Philosophy of Finance

I’m asking myself a difficult question: Why do we want to acquire wealth? Why is it that we always want more than the next guy? Certainly, we are influenced by our American (or more broadly, Western) culture. Its a status thing, I suppose. But then why do we chase status? Why does American Consumerism exist in the first place? What could be the source of it, if not that it is a human condition? If I stop and think about it, really think about it, its not really wealth that I am chasing, but something that I expect wealth to supply me. Wealth is the means, not the ends. Money is, after all, something that human societies have constructed. Its simply something we use to make transactions and trades for the other things we want. If the sole and original purpose of money is to give it away in return for something else, then it cannot be money we are after, because it would hold no value to us if it could not be used to gain something else.

The better question then becomes: What do we want to acquire? This is different for everyone. Some are looking for admiration, others for security and safety, and others significance. Money can seem to satisfy these desires, at least for a time, but even those that have a surplus have stated that their surplus does not fulfill their desires.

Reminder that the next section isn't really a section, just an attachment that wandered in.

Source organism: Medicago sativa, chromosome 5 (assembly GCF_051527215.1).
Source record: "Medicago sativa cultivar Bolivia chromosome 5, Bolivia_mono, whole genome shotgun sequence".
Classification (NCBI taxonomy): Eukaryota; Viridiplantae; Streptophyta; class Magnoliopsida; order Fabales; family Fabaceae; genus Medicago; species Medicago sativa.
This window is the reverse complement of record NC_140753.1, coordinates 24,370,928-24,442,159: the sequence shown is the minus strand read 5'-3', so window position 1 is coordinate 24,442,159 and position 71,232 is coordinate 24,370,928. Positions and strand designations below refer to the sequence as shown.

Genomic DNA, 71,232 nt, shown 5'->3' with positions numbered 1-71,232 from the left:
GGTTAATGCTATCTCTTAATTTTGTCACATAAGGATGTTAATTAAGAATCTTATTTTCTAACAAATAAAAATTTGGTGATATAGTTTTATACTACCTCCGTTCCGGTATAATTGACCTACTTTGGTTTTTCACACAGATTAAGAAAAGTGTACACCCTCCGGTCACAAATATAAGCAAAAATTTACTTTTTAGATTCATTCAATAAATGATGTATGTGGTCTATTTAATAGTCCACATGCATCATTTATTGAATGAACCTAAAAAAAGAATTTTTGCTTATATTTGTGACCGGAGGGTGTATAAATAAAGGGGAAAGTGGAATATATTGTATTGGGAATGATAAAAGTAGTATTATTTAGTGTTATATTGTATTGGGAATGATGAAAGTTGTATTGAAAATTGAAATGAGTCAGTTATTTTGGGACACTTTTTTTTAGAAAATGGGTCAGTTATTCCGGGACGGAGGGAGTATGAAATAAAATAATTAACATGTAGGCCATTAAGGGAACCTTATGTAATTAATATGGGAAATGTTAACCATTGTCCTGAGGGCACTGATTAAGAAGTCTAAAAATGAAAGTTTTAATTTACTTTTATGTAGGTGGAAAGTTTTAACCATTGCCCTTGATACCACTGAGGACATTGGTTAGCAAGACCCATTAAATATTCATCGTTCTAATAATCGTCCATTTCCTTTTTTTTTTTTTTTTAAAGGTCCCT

For the Christian, another question crops up: What does God want us to acquire? Christ calls us to store up treasures in heaven, but what exactly does he mean by this and how does it apply to our lives today? It can’t possibly mean that we are not supposed to store up anything. Proverbs calls him who saves wise. So in practice, there must be a balance. There is a tension presented in Scripture – it is wise to save for the future, yet at the same time, we should not be storing up “treasures” here on Earth. I highlight the word “treasure” because I think it is the key to understanding this text: treasure does not have to mean money, necessarily.

This is just the tip of of a very large iceberg. Volumes have been written on the philosophy of finance from a Christian perspective. I’m just getting started.

-N&$

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2 thoughts on “Philosophy of Finance

  1. Pingback: Is the Borrower a Slave to the Lender? | Numbers And Sense

  2. Pingback: The Christian Focus | Numbers And Sense

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